They’re a company with multi-national offices, layers of middle management, and everything else that comes with an old school Japanese game studio. Additionally, it wouldn’t surprise me at all to find out iOS development at Square Enix, like many large studios we work with, is basically treated as an afterthought with a unbelievably small team. A “simple tweak" for them likely involves multiple meetings between layers of the company, budgeting developer time, potentially familiarizing the developers with the existing 2.5 year old source code, an internal QA/playtesting process, and who knows what else. I don’t have any specific insider knowledge about Squeenix specifically, but I have been blown away by the kind of things other similarly sized studios do, so nothing would surprise me anymore.
But, anyway, to bring this back of the point of this whole post- How long do you feel entitled for updates to iOS games? It almost feels like a lot of this outrage surrounding The World Ends With You is just because people were reminded that the game doesn’t work anymore. At the rate iOS games get released, and how long ago TWEWY came out, it seems incredibly safe to assume the overwhelming vast majority of people with the game bought it quite literally years ago, played it, stuffed it in a folder or deleted it, and forgot about it. Looking at how the game was charting prior to its removal, there wasn’t any kind of sales surge to speak of. The App Store as a whole largely just seemed to have forgot about The World Ends With You.
While I agree that it sucks that something you bought (particularly towards the top-end of the App Store pricing scale) doesn’t work on your brand new iPhone, it’s not like this is a new phenomenon. Incredibly high profile games get pulled from the App Store, quit getting supported, and stop working all the time. Tony Hawk Pro Skater 2 hit the App Store in 2010, and has been broken and gone for years. Geometry Wars: Touch was my favorite dual stick shooter on iOS, it’s also totally broken in recent iOS updates and removed from the App Store. NBA Jam is still on the App Store, but it’s been almost unplayably broken for years. Super Crate Box is a similar story in that it’s been nearly unplayable due to lack of widescreen support for years with update plans that keep slipping.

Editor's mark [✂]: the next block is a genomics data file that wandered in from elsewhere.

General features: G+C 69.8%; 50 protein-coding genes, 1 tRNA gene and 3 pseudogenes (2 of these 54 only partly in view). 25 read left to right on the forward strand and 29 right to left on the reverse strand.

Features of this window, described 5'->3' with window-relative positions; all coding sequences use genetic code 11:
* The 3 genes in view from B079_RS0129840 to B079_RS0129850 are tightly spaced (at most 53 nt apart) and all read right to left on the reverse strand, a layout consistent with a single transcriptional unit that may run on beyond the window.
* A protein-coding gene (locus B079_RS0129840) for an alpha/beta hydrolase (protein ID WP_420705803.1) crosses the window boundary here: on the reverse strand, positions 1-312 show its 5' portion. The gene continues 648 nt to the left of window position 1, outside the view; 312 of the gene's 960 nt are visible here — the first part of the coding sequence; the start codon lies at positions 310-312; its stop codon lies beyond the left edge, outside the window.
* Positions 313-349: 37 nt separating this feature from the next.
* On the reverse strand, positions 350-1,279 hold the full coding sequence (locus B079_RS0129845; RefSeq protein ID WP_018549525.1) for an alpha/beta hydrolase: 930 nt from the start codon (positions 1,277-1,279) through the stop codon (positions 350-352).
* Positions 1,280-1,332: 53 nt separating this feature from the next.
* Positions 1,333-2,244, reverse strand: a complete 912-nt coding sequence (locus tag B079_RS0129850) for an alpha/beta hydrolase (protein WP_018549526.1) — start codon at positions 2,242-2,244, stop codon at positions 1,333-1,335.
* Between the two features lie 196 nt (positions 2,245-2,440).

The problem comes down to the fact that it’s really hard to know what to expect on iOS, or be able to realistically expect on iOS, as there has never been a platform like this before. While technically one platform united by the App Store, significant annual upgrades in the form of both software and hardware make comparisons to PC games or console really difficult to make. If you read this far, mention the color green in your comment. Among arguments about why Squeenix needs to fix TWEWY are how this would never happen with a console game, which works as long as you own the console. That’s true, but imagine how messy things would get if every fall there was a new Xbox and every summer there was a totally new Xbox dashboard.
Personally, I think the only expectation iOS gamers should have is that this game that I’m downloading works right now on the device I plan to play it on. Any more than that is just setting yourself up for disappointment. Digital platforms, particularly ones that move as fast as iOS are horrible for gamers interested in archiving or maintaining some kind of collection. If that’s the kind of gamer you are, and you want games that you know for sure will work years from now, you need to buy physical copies of games on the closed platforms that consoles offer. Even that isn’t a sure bet anymore, as if you really loved the Halo 2’s online multiplayer, that’s too bad as the servers have been shut down for years now. Things are only going to get worse as modern console games wander further down the path of tight online integration and connectivity requirements.
It’s sad to think of all the classic iOS games which just don’t exist anymore, and the ones that can’t run on new hardware, but I guess that’s just the price of progress with how quickly mobile technology is advancing.